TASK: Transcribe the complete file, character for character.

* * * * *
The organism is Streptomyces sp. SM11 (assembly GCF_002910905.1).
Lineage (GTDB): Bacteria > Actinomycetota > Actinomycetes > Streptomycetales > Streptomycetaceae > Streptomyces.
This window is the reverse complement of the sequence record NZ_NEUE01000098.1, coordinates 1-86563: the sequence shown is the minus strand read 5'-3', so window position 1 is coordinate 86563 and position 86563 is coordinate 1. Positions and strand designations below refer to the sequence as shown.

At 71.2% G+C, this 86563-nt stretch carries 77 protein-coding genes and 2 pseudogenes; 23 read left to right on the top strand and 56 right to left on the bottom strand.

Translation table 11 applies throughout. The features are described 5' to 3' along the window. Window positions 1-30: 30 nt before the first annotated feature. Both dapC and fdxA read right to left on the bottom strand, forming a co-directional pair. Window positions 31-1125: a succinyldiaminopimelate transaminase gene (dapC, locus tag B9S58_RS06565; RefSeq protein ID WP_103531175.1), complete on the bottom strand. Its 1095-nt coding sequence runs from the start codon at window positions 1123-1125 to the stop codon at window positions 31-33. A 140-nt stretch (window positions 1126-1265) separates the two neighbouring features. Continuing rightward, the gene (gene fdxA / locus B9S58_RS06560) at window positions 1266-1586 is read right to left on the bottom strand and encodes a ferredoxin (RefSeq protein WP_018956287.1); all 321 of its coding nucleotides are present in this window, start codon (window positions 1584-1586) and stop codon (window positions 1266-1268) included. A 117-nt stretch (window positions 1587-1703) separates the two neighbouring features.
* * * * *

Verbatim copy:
The organism is Streptomyces sp. SM11 (assembly GCF_002910905.1).
Lineage (GTDB): Bacteria > Actinomycetota > Actinomycetes > Streptomycetales > Streptomycetaceae > Streptomyces.
This window is the reverse complement of the sequence record NZ_NEUE01000098.1, coordinates 1-86563: the sequence shown is the minus strand read 5'-3', so window position 1 is coordinate 86563 and position 86563 is coordinate 1. Positions and strand designations below refer to the sequence as shown.

At 71.2% G+C, this 86563-nt stretch carries 77 protein-coding genes and 2 pseudogenes; 23 read left to right on the top strand and 56 right to left on the bottom strand.

Translation table 11 applies throughout. The features are described 5' to 3' along the window. Window positions 1-30: 30 nt before the first annotated feature. Both dapC and fdxA read right to left on the bottom strand, forming a co-directional pair. Window positions 31-1125: a succinyldiaminopimelate transaminase gene (dapC, locus tag B9S58_RS06565; RefSeq protein ID WP_103531175.1), complete on the bottom strand. Its 1095-nt coding sequence runs from the start codon at window positions 1123-1125 to the stop codon at window positions 31-33. A 140-nt stretch (window positions 1126-1265) separates the two neighbouring features. Continuing rightward, the gene (gene fdxA / locus B9S58_RS06560) at window positions 1266-1586 is read right to left on the bottom strand and encodes a ferredoxin (RefSeq protein WP_018956287.1); all 321 of its coding nucleotides are present in this window, start codon (window positions 1584-1586) and stop codon (window positions 1266-1268) included. A 117-nt stretch (window positions 1587-1703) separates the two neighbouring features.